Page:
A couple weeks ago, OMG Pop’s Draw Something flooded the digital world. It was more viral than Ebola. Everyone was playing and everyone was talking about it. The explosion was so significant, Zynga snatched up the NYC game company for a cool $180 million.

After a week of playing, I started to get bored – very bored. The words were repetitive, the game seemed to have no real incentive, and the “nudges” got annoying. I stopped playing shortly thereafter. I noticed that others weren’t playing as much either, so I decided to do some research. I sent three questions to the CloudKid team hoping to shed some light on the subject:

  1. Are you still playing Draw Something on a daily basis?
  2. If yes, what brings you back?
  3. If no, why did you slow down (or stop)?

Read the (not so surprising) responses after the jump…

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Back to the Drawing Board

A few months ago, we wrote a post about family-focused social gaming, which has reinvented the classic “family game night” by creating a way for long-distance family members to have fun together. This sense of connectivity – no matter what the distance – is an idea that inspires us and, these days, entertains us like no other. If you’re like us, you’ve probably been spending way too much time recently hunched over your iPhone playing Draw Something, a multiplayer game from OMGPOP (which, by the way, was just bought by Zynga for no small sum). Draw Something, like online family gaming, brings people together through an interactive, back-and-forth style format. And, we must say, it is positively addicting!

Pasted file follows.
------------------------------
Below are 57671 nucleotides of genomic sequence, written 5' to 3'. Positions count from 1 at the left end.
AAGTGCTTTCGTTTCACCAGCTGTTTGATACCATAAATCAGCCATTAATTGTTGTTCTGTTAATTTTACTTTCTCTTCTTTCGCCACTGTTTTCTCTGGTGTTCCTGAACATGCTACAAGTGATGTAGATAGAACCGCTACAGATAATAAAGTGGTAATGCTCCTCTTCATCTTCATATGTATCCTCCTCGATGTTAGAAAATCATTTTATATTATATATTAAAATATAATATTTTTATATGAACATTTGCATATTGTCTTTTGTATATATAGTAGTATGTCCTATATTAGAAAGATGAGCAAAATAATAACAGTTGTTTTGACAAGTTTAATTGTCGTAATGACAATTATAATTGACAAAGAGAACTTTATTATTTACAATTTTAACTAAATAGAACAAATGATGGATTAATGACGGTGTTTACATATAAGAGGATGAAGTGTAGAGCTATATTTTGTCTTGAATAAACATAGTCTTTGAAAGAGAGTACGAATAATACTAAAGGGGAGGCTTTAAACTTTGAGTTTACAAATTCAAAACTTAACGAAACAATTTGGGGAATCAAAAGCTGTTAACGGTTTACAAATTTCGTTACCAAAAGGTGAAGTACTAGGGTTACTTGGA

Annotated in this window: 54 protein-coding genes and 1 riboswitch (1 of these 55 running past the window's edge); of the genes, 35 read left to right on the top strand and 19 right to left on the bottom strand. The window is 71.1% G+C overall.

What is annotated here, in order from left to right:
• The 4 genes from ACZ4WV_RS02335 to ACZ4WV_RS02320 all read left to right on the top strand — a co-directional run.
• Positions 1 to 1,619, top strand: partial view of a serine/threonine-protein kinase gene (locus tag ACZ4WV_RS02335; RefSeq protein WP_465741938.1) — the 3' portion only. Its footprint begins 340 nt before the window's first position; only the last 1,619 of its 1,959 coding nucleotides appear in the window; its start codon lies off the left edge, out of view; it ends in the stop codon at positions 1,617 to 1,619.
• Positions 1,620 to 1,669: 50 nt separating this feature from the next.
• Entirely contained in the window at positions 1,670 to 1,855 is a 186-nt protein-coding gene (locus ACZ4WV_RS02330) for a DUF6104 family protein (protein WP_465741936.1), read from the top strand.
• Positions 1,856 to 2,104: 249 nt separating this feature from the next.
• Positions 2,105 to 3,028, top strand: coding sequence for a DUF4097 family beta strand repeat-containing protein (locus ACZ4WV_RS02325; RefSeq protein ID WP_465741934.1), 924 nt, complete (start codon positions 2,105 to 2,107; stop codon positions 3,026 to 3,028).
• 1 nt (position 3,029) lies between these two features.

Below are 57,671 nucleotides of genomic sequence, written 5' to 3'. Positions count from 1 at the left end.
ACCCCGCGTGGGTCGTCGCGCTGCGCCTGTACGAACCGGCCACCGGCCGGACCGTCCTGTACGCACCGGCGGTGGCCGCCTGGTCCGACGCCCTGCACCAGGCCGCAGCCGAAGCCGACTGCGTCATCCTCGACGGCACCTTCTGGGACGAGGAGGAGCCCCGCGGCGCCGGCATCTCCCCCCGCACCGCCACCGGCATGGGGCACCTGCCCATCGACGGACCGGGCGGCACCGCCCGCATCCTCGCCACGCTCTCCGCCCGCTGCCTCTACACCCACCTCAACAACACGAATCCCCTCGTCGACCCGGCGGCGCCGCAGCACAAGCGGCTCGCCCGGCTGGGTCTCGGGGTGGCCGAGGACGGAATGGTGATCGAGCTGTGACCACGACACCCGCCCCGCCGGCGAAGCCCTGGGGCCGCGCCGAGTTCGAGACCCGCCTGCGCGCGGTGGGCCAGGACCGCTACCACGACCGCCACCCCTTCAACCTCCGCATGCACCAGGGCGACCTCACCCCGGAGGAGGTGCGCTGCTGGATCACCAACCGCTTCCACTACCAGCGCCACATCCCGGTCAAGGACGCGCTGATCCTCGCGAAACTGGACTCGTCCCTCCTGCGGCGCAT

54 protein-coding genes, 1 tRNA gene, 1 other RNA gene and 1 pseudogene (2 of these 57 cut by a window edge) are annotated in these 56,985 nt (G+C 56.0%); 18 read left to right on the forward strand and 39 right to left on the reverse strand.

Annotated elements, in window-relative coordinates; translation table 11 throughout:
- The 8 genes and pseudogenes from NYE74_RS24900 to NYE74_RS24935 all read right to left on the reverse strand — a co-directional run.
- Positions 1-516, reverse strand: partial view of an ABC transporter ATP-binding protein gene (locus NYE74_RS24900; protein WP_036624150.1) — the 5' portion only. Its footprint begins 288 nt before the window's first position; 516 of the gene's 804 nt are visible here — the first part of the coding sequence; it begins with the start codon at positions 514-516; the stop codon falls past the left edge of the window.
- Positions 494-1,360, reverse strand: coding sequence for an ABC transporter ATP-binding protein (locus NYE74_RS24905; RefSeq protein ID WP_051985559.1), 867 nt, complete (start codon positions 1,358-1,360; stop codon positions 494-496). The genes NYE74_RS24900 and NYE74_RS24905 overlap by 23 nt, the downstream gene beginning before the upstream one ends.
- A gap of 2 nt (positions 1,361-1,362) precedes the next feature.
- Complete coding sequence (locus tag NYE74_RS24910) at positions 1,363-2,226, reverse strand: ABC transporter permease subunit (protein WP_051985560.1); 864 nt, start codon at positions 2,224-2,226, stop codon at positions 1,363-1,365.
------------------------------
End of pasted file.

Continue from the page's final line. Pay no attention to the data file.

What has really drawn our attention though is the fact that Draw Something takes a very simple game mechanic – essentially, Pictionary – and turns it into an app. It’s a straightforward idea, but is one that has produced brilliant results. They’ve turned a timeless game, once played around the coffee table à la family game night, into an awesome app you can play anywhere, with anyone, at any time.  By leveraging benefits unique to virtual play — such as an asynchronous nature of gameplay and the ability to have multiple games going on at once (much like Words with Friends) — a simple concept is transformed into an amazingly viral app. As game developers, we at CloudKid tend to think a lot about game mechanics and social connectivity, and we love the idea of web games and apps that get people in dialogue with each other. We regard the social component of game design as a huge imperative, and the success of Draw Something makes it clear that traditional game mechanics with an interactive twist are on the rise.

Which makes us think… At CloudKid, we recently had our very own family game night, with such classics as Dixit and Bananagrams bringing out our competitive sides. Dixit has already jumped onboard and created an iOS app, and we wouldn’t be surprised if other gaming companies soon follow suit and venture into the virtual world. Who knows,  maybe our next family game night will inspire us to build a new social app!